I hope this helps answer some  of the questions you might have when considering a .22lr upgrade for your AR15 rifle. I know sub caliber conversions are popular with single shot shotguns for increasing their versatility. While AR15 rifles are perhaps not as traditional looking as single shot shotguns, they are definitely fun rifles to shoot, and being able to shoot them for much, much cheaper is going to be even more fun!
« Last Edit: October 14, 2012, 06:43:25 PM by PetrifiedWood »

Offline Moe M.

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  PW,  congrats on your decision,  i have some experience with conversion units on my 1911's and was never disappointed,  I've a friend who has conversion units on his AR's and has had little in the way of problems.
  I went the other option with the S&W MP AR-15 - 22,  so far I'm really happy with my choice.
 
  The one thing you didn't mention in your post was prices,  I'm curious as to the final cost of the different kits.
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Offline PetrifiedWood

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Thanks Moe!

The prices vary from about $150 or so for the older ARC kits in parkerized finish with one 1st generation magazine, to the top of the line Evolution "India" kit that comes in stainless steel with live round extraction, go-no go gauge, brass locking lug collar, bolt hold open adapter, cleaning rod/spring guide, Magazine loader, a GenII modular magazine etc. for around $330 or so.

Offline Moe M.

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Thanks Moe!

The prices vary from about $150 or so for the older ARC kits in parkerized finish with one 1st generation magazine, to the top of the line Evolution "India" kit that comes in stainless steel with live round extraction, go-no go gauge, brass locking lug collar, bolt hold open adapter, cleaning rod/spring guide, Magazine loader, a GenII modular magazine etc. for around $330 or so.

  That's a hundred bucks less than the cost of my dedicated AR-22RF,  something to consider,  but I'm still happy with my purchase,  a lot has been said pro and con about the AR-15 platform,  some only see a black evil gun,  others see a versatile, handy, and powerful light weight rifle/carbine that suits many hunting as well as defensive uses.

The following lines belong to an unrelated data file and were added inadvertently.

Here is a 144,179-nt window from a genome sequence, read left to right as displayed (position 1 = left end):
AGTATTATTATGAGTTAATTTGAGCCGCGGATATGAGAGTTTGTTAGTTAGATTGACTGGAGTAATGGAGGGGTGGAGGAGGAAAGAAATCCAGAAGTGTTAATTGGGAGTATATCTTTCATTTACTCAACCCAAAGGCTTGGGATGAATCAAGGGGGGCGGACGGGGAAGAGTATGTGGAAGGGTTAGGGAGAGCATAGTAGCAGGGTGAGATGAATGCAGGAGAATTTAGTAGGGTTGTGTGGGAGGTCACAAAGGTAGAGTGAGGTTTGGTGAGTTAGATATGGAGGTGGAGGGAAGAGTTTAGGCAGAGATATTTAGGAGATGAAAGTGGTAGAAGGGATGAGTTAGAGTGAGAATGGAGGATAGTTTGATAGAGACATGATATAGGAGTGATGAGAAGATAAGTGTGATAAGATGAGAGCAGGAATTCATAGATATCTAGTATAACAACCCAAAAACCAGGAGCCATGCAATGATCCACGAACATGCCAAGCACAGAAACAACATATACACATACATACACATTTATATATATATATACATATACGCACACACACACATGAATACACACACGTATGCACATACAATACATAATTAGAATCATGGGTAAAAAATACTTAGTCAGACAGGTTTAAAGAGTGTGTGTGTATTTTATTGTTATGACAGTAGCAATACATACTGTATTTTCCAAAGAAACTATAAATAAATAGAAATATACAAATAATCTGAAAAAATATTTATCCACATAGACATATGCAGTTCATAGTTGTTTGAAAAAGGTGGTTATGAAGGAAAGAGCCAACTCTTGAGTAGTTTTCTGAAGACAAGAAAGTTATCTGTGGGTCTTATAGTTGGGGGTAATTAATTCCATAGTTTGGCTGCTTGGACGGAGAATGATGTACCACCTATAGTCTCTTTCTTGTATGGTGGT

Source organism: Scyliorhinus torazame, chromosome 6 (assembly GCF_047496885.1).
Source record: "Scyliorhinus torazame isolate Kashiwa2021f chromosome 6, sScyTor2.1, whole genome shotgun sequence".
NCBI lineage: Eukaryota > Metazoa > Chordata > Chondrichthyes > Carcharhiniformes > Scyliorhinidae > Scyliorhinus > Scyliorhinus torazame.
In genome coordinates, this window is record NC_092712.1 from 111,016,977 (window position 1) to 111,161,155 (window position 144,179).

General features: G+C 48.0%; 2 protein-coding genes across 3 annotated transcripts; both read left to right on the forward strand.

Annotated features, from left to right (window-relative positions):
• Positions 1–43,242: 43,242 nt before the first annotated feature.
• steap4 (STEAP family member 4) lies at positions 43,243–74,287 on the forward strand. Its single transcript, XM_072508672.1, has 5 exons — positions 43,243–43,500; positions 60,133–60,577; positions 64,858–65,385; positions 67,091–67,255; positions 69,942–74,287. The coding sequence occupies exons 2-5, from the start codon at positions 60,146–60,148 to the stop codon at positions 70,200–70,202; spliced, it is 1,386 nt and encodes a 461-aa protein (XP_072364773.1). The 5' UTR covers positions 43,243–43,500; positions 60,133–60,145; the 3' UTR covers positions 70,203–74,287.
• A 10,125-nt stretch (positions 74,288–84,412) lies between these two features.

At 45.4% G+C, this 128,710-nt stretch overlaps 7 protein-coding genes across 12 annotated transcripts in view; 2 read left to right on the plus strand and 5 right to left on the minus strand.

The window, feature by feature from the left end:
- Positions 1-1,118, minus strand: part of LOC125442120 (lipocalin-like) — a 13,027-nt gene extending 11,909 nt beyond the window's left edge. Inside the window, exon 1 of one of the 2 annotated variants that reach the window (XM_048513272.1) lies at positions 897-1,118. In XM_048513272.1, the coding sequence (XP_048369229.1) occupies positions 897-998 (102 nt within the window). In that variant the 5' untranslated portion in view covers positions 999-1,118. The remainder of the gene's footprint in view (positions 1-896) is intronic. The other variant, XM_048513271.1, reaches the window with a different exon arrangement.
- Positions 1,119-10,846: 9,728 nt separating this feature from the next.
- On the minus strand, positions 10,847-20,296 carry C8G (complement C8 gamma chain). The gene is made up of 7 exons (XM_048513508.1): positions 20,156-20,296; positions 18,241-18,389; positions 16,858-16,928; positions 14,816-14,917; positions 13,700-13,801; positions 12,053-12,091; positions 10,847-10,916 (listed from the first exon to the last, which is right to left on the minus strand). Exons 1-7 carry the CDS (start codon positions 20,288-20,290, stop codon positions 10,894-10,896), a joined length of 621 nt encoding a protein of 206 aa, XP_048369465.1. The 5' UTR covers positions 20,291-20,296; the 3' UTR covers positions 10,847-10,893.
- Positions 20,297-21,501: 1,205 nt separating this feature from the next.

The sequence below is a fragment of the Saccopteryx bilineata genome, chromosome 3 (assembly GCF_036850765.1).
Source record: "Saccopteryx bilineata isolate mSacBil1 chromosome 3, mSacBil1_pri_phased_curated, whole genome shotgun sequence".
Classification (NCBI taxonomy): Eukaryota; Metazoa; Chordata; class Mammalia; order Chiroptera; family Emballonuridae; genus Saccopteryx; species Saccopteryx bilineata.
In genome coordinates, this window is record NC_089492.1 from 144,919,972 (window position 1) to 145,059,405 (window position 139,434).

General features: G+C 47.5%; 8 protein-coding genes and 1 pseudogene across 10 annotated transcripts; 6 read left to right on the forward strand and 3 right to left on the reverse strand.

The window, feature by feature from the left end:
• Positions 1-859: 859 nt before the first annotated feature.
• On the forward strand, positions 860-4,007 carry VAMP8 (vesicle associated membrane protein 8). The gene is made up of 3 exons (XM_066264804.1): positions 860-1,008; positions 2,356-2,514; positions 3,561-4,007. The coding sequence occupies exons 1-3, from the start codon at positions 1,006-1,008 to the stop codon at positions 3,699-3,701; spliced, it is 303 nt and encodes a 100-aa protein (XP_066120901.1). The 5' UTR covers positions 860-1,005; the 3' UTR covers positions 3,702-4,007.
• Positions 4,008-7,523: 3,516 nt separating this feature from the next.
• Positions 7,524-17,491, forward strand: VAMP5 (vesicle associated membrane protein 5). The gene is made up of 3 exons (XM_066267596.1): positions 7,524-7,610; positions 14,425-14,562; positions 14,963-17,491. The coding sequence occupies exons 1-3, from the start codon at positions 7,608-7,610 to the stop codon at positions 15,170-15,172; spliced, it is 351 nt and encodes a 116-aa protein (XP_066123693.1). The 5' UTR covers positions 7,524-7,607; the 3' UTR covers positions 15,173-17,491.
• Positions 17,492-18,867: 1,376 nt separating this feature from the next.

I'm of the second group,  so it just makes sense to me to have an AR that handles .22RF ammo for fun, small game, and practice which transfers directly to the center fire model.
 Mine has paid for itself just in the savings on the cost of the difference in ammo,  and in wear on my center fire AR's,  so for those who own a AR-15 center fire,  whether they choose a conversion unit or dedicated .22 RF AR rifle,  they won't be sorry. 
In youth we learn,   with age we understand.

Offline PetrifiedWood

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I'm sure looking forward to getting out to the range to give this kit a try. It showed up today and I am hoping for some time to put it in a rifle and see how it functions with action proving rounds. The mags are designed to be fitted to the receiver so that will be a project as well.

Offline PetrifiedWood

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Re: CMMG Evolution .22lr conversion kits for AR15 rifles, UPDATE!
« Reply #5 on: June 03, 2012, 03:28:41 PM »
Figured it was time for an update. I received the kit a couple of weeks ago. The one I ordered appeared to be an older, ARC kit, but to my surprise a newer "Evolution Bravo" kit arrived. It required a slight bit of fitting to make it instal easily. It came with the first generation grey magazines. These magazines also require a bit of fitting to make them seat in your magazine well and drop free.

I had one malfunction out of about 300 rounds using Federal 36 grain value pack ammo.

This is better performance than I got out of my 10/22 using the same ammo! I'm impressed. It has been very windy, and I forgot to bring my sandbags to the range so I can't say anything about the accuracy yet. But the functioning and reliability were excellent for a brand new kit with no break-in period using cheap ammo.